Juvenile Pacific lampreys, like the ones pictured above, endure a transition from immaturity to adulthood as equally awkward and trying as that of teen-aged humans. After spending up to seven years burrowed in the riverbed feeding on algae, they begin to undergo a physical metamorphosis that transforms their eyeless, infant body into a 25-inch-long, multi-fanged, bloodsucking creature. This is also when they leave the comfort of the only home they’ve known to venture downstream to the ocean, where they may travel to depths of 2,600 feet. Lamprey migrations, both up- and downstream, occur en masse. Immature Pacific lamprey, called ammocoetes, emerge from the sediment together, usually between December and June, when higher flows help to wash them downstream.
While sampling juvenile Chinook salmon, we sometimes capture up to several thousand ammocoetes and juvenile lampreys in a single day. We also occasionally capture large adult lampreys. If juveniles survive the perilous journey to the sea, they return upstream to spawn after one to three years. Adult Pacific lamprey all make the journey upstream together, typically between February through June, swamping rivers up and down the Pacific coasts in a wriggling mob that pulsates upstream each night under the cover of darkness. They climb as far as they can upriver, latching onto rocks with their oral disc to fight against the current. Adults spend a year in the river before they find a suitable riffle where they can construct a nest in the gravel, called a redd, in which to deposit their eggs.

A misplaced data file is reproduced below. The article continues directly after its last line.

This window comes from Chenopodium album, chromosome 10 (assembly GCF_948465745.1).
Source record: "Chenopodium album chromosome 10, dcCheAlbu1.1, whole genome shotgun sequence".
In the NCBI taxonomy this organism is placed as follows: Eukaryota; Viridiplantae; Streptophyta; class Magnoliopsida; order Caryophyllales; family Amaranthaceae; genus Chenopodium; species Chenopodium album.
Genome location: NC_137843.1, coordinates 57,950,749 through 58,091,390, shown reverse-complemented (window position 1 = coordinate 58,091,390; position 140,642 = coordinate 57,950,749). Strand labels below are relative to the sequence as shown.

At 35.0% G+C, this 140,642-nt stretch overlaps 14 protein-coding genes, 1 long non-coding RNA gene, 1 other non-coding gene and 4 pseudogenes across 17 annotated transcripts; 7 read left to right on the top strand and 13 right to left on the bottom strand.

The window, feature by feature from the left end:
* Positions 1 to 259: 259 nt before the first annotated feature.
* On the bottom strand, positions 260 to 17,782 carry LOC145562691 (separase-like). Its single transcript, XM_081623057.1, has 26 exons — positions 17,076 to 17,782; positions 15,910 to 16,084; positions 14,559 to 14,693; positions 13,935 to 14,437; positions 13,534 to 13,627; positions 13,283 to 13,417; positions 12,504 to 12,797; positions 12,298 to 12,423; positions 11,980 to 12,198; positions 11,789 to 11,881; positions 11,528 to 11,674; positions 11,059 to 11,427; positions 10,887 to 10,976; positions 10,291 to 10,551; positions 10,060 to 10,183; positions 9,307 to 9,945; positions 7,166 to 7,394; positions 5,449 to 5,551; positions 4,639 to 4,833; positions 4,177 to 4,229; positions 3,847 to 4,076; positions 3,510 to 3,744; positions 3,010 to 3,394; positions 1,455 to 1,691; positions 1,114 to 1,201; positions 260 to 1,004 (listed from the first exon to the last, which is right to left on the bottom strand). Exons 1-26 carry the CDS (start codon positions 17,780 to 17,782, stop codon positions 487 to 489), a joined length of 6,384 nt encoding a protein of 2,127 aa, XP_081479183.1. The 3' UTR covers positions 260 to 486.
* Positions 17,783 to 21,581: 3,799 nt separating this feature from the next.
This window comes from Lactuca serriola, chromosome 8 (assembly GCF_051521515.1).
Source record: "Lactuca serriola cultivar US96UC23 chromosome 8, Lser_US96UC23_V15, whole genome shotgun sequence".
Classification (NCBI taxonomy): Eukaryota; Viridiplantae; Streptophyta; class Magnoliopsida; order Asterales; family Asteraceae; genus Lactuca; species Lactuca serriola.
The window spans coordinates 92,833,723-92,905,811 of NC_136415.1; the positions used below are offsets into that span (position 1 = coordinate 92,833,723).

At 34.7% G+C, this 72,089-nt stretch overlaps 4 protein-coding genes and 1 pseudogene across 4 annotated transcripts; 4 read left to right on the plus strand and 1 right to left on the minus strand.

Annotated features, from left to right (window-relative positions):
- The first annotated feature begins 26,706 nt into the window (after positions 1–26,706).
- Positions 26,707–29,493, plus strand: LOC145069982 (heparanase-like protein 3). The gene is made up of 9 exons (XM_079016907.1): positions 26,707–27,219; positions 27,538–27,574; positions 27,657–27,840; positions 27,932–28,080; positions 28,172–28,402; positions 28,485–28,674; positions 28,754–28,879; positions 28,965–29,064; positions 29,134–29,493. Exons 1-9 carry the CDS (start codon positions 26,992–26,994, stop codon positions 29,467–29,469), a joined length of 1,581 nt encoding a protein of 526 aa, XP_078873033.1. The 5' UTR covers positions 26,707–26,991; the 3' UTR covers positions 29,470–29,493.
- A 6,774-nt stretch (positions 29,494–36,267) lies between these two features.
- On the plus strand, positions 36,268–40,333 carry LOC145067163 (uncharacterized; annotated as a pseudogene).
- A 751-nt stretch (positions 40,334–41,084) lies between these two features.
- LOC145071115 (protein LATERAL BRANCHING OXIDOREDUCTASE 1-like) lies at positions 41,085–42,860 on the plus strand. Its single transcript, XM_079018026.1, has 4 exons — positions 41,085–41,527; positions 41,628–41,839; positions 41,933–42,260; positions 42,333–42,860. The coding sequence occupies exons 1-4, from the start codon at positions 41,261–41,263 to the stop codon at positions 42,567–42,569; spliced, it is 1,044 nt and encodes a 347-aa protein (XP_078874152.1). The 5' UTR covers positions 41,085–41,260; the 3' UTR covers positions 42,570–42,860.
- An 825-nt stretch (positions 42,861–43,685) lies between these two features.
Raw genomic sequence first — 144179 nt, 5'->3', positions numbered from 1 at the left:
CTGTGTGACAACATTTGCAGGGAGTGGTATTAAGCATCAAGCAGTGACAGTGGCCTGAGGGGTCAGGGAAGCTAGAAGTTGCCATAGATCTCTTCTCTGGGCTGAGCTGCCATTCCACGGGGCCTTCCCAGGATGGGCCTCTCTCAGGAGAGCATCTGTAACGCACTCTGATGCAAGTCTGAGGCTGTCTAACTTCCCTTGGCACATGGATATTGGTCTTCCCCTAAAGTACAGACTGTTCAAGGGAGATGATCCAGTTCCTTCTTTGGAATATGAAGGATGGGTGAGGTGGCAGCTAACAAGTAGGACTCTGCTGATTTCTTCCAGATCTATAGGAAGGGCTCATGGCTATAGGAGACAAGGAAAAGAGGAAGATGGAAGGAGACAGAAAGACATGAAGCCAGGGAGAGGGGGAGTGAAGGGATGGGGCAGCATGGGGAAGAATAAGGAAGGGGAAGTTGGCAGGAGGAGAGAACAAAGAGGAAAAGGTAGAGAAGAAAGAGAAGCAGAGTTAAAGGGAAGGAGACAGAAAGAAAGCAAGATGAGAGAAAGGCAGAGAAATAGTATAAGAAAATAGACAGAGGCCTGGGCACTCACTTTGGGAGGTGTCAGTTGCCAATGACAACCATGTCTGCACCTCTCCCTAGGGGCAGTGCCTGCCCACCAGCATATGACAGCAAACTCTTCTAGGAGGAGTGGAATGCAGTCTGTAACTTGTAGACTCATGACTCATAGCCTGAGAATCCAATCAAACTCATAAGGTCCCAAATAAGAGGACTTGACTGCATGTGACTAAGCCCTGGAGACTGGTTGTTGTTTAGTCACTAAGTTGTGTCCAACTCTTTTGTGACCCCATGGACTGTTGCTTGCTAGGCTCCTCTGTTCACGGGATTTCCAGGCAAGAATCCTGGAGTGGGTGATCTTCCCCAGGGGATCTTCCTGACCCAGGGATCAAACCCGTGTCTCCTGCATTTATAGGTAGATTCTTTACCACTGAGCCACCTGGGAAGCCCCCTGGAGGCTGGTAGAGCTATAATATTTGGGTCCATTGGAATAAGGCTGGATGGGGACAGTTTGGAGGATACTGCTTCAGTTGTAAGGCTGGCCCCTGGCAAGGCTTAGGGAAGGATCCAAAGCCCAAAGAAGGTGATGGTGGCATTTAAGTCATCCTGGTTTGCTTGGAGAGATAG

Pacific lamprey are not the only species of lamprey that lives on the western coast of the United States. There are several other species here, each with slightly different habitat requirements and life-history schedule, but they all undergo the same dramatic adolescent metamorphosis. The western brook lamprey (Lampetra richarsoni) spends its whole life in the river, while others, like the western river lamprey (Lampetra ayresii), make an expedited trip to the ocean and back. Because these two species don’t benefit as much from the abundance of food and nutrients in the ocean, they never reach the same size as adult Pacific lamprey. However, differentiation of the three species as ammocoetes and juveniles is immensely challenging to the untrained eye.
The fact that they are difficult to identify, along their with inconspicuous and elusive nature, makes knowledge of lamprey species sparse and studies of them infrequent. However, lamprey populations in some rivers have been decimated in recent decades due to dam construction, water quality impacts, habitat degradation and declines of prey species, such as salmon. As lampreys become scarcer, concerted efforts have been made to learn more about them. FISHBIO has become involved in some lamprey projects in recent years. We conducted training for field staff so that they can identify lamprey in the field and also learned how to collect genetic samples. The photograph above of a lamprey tail fin was not simply aimed at artistic expression, it was used to help identify this juvenile to the species level. The image shows linear pigmentation on the tail rather than blotchy spots, so that means that this individual is a Pacific lamprey. Hopefully, increased attention to these animals will help resource managers be better able to improve their situation in the future.